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'US Will Directly Raise with China Issue of Genocide Against Uighur Muslims'

File photo of Chinese national flag. (Reuters)

File photo of Chinese national flag. (Reuters)

Days after the Quad summit, US Secretary of State and the National Security Advisor are scheduled to meet their Chinese counterparts in Anchorage, Alaska on March 18.

The United States will directly raise with China the issue of genocide against Uighur Muslims, the Biden Administration said on Thursday. It added that a range of global issues is expected to part of the conversation of the Quad's leadership summit. "Addressing the genocide against Uighur Muslims is something that will be a topic of discussion with the Chinese directly next week but certainly this conversation (Quad summit) tomorrow… I have invited National Security Advisor Jake Sullivan to come and give you a readout of that meeting. "I know there's a lot of interest in the Quad summit tomorrow, but we expect the conversation to be about a range of global issues," White House Press Secretary Jen Psaki told reporters at her daily news conference.

The Quad summit, she reiterated, is not focused on China. "Of course, China is a topic on the minds of many leaders and countries, but we expect they will talk about the climate crisis, about economic cooperation, about addressing COVID, a range of issues and discussions and you know certainly the position of the United States is that what is happening is genocide and we will look for opportunities to work with other partners on putting additional pressure on the Chinese, but we also raise it directly, and it will be a topic of discussion next week," she said.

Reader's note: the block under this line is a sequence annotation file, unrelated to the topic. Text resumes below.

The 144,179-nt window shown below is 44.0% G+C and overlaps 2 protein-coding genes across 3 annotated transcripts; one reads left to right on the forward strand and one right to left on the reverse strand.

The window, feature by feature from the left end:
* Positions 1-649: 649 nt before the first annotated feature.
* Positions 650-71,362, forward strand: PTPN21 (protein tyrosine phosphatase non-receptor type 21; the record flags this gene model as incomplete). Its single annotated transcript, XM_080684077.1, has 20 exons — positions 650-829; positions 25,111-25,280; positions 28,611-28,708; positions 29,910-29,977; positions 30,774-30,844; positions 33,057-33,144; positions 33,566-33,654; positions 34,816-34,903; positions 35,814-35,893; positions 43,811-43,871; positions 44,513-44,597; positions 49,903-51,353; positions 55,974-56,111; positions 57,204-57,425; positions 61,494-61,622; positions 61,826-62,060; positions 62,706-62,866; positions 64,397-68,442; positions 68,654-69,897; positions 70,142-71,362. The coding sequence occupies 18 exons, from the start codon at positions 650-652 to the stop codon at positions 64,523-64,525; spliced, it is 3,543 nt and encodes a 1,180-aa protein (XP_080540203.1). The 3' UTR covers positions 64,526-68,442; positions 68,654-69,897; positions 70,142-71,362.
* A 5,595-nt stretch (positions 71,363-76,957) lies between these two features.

Days after the Quad summit, US Secretary of State and the National Security Advisor are scheduled to meet their Chinese counterparts in Anchorage, Alaska on March 18. "This meeting next week, we felt it was important to have it on US soil, we certainly anticipate that National Security Adviser Jake Sullivan and Secretary of State Tony Blinken will be discussing both the challenges we've had, and not holding back on issues and concerns we have with the behaviour of Chinese leadership, whether it's on Taiwan or recent, you know, efforts to push back democracy in Hong Kong or on concerns we have about the economic relationship," Psaki said in response to another question.

"So they will certainly raise those issues and the lack of transparency as it relates to COVID, human rights abuses as well. But they'll also talk about areas of opportunity and ways we can work together. They will not be holding back in the conversation. But they wanted to, you know, it's an important moment next week to engage directly and in person. I know they're looking forward to it. We'll have a robust readout, I'm sure, when that meeting concludes," Psaki said. At a separate news conference, State Department spokesperson Ned Price told reporters that the US will engage China from a position of strength. "There will be some difficult conversations, I would expect. We will certainly not pull any punches in discussing our areas of disagreement," he said.